Here's the position I'm slowing moving to regarding NAS / home servers.
1. FreeNAS, despite its name, doesn't really turn any PC into a NAS like the relatively user friendly ones from QNAP, Synology or... Instead, its ZFS file system demands enormous amounts of RAM to work properly, preferably ECC (which requires a board that supports it), which then implies at least a HP Microserver type hardware, and at 1gb RAM per TB, would need 16gb ECC for a bank of 4 4TB drives. The hardware costs pre-HDDs end up being higher than a high end 4-5 drive bay NAS (say $750 at least with that much ECC RAM and a HP Microserver gen 8... and you're doing all the work of OS setup. The software RAID which ZFS most closely resembles appears to be at least as good as hardware RAID5, but it's not a substitute for a backup system, which anyone who values their data, should still have. We know rebuilding a failed drive in RAID can be an excruciatingly long process during which the data is simply not accessible. And then there's all the horror stories about failed RAID rebuilds -- not sure about ZFS yet in this regard. In contrast, a 1-to-1 backup (RAID 1, 10 or other mirror backup of folders) gives you instant access to the data that was in the failed drive. So if you have a backup system, is ZFS and all its attendant complexity & cost really needed?
2. An alternative is any recent Windows desktop OS (and we all know about the Daz activator which makes it completely free) with StableBit DrivePool
, a $20 addon which... "Combines multiple physical hard drives into one large virtual drive, Stores everything in standard NTFS files, and if you want, Lets you designate any shared folder as a duplicated folder; in case one drive fails, your duplicated files remain safe." (SB DP looks like a way better implementation of MS's flawed drive extender in WHS.) Now you can stay with as little as 4GB standard RAM for a 4x4GB HDD array, which for the HP hardware example above, drops cost down to a little over $500, and since there's no need for ECC RAM support, you can move to cheaper hardware -- like $90 bitfenix mitx 6-drive case, $100 mitx board + $50 CPU, $50 PSU, $40 RAM: $330 total) use Remote Desktop from any Windows PC to control your fileserver, run any Windows applications for specialized functions, use mobile apps for android access -- and use the saved $ (and time) to add a USB 3.0 or eSATA external drive array for 1-to-1 backup of important folders in your server.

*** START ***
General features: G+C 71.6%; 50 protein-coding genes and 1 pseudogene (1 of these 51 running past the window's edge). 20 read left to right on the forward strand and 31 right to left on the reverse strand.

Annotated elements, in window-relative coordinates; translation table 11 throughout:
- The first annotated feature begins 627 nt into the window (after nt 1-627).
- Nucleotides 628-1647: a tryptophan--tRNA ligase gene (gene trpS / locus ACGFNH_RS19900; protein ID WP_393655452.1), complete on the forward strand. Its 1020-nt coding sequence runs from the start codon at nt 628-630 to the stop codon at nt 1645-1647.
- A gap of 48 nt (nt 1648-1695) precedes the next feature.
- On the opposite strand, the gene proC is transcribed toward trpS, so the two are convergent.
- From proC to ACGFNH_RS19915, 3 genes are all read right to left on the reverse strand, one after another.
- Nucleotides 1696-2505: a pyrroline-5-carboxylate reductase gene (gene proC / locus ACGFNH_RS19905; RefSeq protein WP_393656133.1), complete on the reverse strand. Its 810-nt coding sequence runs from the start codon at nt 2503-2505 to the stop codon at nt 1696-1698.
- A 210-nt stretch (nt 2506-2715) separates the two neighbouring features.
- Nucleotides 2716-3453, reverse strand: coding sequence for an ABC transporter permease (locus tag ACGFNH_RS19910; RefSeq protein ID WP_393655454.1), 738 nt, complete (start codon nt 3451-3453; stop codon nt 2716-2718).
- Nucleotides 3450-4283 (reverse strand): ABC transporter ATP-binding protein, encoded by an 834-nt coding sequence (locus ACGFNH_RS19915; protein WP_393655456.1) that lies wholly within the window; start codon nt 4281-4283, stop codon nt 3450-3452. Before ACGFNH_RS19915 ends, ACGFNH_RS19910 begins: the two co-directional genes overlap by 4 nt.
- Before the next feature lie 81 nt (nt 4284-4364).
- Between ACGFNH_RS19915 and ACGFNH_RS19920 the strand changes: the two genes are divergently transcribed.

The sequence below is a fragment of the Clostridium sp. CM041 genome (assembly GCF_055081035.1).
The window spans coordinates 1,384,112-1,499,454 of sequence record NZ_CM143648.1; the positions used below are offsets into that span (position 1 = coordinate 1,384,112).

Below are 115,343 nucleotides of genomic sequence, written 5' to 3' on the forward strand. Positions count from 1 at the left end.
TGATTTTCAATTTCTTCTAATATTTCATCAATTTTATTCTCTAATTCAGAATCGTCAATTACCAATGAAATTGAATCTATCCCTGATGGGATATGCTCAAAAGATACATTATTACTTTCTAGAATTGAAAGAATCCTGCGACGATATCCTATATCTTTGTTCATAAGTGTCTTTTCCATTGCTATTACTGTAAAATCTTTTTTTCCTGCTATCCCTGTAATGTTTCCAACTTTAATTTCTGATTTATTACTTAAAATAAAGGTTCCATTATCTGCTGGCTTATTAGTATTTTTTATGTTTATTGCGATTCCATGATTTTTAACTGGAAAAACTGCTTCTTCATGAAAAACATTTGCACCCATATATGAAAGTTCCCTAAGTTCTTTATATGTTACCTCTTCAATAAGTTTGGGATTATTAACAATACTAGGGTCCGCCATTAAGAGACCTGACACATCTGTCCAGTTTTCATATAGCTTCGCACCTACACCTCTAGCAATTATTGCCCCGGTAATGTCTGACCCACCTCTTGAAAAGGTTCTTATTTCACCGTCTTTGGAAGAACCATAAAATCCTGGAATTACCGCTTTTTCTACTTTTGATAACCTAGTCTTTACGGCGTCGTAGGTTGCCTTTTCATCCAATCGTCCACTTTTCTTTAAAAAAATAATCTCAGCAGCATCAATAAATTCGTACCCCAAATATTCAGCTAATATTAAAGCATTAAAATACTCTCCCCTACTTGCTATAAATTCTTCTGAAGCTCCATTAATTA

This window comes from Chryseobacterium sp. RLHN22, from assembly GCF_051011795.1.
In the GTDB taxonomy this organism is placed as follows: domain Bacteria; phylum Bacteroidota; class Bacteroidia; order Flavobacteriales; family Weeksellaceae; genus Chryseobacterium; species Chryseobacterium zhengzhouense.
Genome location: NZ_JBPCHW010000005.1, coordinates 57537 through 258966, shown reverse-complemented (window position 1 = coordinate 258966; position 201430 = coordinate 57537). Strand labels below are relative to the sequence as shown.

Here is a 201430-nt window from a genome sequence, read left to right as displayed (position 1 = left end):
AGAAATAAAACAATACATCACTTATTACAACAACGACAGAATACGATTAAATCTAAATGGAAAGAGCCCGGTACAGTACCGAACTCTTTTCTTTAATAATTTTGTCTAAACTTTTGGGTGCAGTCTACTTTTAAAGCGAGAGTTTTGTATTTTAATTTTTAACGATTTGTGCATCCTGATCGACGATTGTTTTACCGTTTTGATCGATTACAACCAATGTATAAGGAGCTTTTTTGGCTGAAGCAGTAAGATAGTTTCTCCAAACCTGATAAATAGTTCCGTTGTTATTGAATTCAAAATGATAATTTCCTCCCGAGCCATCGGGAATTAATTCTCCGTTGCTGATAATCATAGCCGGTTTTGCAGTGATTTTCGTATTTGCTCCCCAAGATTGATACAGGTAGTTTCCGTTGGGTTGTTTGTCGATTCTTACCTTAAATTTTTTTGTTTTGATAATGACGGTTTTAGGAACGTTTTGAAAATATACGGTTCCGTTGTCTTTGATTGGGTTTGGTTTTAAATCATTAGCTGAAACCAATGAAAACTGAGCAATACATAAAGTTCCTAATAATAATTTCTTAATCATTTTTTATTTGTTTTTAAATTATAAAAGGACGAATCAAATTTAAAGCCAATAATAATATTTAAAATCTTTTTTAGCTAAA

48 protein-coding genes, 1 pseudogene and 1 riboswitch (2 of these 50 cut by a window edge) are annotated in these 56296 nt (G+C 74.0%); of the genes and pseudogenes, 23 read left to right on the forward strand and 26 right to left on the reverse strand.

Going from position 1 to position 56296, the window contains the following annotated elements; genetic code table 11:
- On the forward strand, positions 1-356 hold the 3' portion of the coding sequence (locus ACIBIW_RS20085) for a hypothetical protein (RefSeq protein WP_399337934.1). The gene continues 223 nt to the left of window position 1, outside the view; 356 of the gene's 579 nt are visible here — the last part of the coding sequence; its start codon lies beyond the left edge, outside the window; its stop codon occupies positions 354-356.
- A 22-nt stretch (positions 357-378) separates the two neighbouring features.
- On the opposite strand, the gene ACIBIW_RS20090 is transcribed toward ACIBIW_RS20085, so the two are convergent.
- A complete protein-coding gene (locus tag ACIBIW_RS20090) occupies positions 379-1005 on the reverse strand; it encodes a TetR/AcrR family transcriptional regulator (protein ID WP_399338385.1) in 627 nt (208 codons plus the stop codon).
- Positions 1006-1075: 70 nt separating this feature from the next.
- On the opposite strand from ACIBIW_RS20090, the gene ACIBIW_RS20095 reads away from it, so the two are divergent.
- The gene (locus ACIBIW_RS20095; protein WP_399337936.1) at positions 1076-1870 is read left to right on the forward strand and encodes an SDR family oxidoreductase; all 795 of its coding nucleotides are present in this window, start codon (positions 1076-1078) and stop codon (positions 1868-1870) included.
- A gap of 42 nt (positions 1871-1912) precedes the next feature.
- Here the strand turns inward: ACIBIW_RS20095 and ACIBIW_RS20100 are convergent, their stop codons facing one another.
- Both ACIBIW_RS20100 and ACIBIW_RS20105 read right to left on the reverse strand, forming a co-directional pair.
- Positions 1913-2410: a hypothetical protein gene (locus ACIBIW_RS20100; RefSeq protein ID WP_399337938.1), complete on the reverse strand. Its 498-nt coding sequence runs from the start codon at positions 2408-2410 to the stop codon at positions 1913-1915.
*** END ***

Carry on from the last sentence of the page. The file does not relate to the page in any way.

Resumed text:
Aside from the geek attraction of freenas & zfs, is there any advantage of 1 over 2 for the average somewhat techy home user?
Good points Mike.
On no 2, there are good and bads, as there are with any solution, there is not perfect, just that fits better what some end users might be looking. Stabble bit and Drive bender have been out since the release of WHS2011, to me atm they are both solid enough for use, and they have exapanded their support to more windows versions, so its a very economical way. But as with WHSv1, Windows systems have issues, specially with the file system. Stablebitt will give you the ease of uniting all drives into one logical one, but as it was with WHSv1, its only failback is duplication, and this doesn't counter silent file corruption nor accidental deletion and so on, even dual hdd fails will have a chance of losing your data. I do agree that if you value your data you should backup externally or to cloud, but this will also increase the cost.
Personally im still deciding on what to do when i migrate my server, between
1) unRaid 5.0
2) WHS2011 + Flexraid RaidF 2.0
3) WHS2011 + Stablebitt pool and scanner
4) WHS2011 + Snapraid